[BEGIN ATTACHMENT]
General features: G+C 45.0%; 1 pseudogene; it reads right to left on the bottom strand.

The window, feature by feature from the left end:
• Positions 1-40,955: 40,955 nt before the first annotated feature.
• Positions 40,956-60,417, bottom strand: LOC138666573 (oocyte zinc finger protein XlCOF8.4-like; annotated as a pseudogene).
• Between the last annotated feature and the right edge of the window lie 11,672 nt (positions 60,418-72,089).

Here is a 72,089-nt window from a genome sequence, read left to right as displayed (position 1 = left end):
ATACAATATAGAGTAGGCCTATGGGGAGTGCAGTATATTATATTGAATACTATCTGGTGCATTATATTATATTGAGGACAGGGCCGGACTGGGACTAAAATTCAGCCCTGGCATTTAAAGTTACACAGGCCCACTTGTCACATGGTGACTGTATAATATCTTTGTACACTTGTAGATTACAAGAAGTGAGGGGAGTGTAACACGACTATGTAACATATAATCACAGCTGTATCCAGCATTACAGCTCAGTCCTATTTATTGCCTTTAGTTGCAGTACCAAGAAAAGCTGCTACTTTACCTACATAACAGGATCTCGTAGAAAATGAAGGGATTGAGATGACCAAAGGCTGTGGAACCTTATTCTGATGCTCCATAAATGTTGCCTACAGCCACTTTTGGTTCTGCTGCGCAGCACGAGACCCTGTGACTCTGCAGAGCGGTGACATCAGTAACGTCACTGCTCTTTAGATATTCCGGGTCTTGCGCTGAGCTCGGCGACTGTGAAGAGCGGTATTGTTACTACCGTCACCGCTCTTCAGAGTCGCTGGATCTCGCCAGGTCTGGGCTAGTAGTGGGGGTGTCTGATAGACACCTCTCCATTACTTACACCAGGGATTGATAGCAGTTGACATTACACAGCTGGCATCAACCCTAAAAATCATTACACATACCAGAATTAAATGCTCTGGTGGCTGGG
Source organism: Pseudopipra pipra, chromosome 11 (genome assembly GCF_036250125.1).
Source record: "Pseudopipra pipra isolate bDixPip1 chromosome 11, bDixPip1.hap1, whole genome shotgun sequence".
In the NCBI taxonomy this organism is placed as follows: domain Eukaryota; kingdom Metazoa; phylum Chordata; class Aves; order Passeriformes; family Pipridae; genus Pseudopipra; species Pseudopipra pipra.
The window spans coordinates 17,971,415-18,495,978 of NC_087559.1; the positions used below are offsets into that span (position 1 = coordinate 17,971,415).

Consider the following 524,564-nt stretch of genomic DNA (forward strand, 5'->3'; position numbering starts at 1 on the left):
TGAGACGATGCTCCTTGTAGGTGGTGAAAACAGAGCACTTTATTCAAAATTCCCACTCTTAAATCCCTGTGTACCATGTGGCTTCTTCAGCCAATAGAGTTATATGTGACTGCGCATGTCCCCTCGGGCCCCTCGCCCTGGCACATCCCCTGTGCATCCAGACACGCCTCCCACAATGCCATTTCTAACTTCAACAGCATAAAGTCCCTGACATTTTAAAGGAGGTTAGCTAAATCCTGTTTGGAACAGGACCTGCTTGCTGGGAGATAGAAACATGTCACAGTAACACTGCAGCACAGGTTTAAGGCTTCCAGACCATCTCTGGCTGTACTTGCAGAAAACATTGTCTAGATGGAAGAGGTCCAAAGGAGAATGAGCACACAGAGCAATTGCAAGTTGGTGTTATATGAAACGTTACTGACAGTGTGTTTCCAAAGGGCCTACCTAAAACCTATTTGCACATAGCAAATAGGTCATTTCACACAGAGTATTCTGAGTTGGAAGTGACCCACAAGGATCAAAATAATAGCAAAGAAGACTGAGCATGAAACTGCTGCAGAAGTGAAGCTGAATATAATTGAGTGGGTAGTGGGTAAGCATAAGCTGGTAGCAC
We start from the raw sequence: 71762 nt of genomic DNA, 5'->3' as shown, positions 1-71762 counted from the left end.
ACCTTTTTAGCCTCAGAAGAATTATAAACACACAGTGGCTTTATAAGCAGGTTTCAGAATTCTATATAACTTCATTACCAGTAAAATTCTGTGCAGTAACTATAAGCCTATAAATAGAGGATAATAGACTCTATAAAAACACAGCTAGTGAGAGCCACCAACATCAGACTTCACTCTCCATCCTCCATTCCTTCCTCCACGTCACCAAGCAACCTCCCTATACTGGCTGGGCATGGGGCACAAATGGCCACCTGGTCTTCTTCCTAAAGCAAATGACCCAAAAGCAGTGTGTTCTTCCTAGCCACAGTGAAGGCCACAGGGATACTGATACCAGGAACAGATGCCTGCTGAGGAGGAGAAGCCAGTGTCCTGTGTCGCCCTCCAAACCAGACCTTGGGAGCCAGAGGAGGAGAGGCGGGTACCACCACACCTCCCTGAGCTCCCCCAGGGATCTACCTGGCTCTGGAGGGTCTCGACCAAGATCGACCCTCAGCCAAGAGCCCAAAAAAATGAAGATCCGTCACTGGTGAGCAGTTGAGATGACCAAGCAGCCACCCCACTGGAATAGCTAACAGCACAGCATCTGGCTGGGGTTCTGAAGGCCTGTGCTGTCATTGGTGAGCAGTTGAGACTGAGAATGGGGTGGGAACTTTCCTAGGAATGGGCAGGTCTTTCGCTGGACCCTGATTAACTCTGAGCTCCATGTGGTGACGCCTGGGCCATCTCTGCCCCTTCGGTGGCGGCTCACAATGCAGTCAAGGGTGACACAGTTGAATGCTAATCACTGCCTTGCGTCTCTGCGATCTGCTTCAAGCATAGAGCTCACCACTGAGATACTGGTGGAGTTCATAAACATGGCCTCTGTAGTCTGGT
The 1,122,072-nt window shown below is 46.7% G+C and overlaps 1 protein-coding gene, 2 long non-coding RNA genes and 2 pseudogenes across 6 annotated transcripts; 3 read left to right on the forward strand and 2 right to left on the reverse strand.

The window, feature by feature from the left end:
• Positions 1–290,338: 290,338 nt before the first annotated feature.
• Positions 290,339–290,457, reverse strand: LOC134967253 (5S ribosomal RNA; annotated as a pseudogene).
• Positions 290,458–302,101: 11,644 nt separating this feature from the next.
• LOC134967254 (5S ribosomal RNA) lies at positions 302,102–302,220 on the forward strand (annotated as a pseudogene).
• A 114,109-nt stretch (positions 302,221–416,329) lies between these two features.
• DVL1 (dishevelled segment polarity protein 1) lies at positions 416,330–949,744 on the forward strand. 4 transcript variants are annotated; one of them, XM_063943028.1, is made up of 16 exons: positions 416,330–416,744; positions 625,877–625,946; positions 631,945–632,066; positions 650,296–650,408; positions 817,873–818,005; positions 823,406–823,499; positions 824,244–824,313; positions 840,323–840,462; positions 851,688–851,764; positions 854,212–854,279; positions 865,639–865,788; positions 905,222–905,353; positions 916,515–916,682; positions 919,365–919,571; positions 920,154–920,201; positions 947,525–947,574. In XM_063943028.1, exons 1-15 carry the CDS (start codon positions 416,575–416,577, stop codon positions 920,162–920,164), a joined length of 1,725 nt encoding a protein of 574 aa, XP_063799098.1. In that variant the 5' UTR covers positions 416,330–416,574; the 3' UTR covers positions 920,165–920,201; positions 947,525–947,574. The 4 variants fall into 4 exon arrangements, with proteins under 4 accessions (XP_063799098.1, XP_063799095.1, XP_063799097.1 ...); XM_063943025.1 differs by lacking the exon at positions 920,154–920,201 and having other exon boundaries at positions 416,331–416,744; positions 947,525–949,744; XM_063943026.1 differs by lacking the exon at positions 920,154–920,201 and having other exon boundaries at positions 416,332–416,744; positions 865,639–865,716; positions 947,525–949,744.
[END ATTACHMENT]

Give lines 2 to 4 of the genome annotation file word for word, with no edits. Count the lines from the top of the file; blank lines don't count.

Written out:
The window, feature by feature from the left end:
• Positions 1-40,955: 40,955 nt before the first annotated feature.
• Positions 40,956-60,417, bottom strand: LOC138666573 (oocyte zinc finger protein XlCOF8.4-like; annotated as a pseudogene).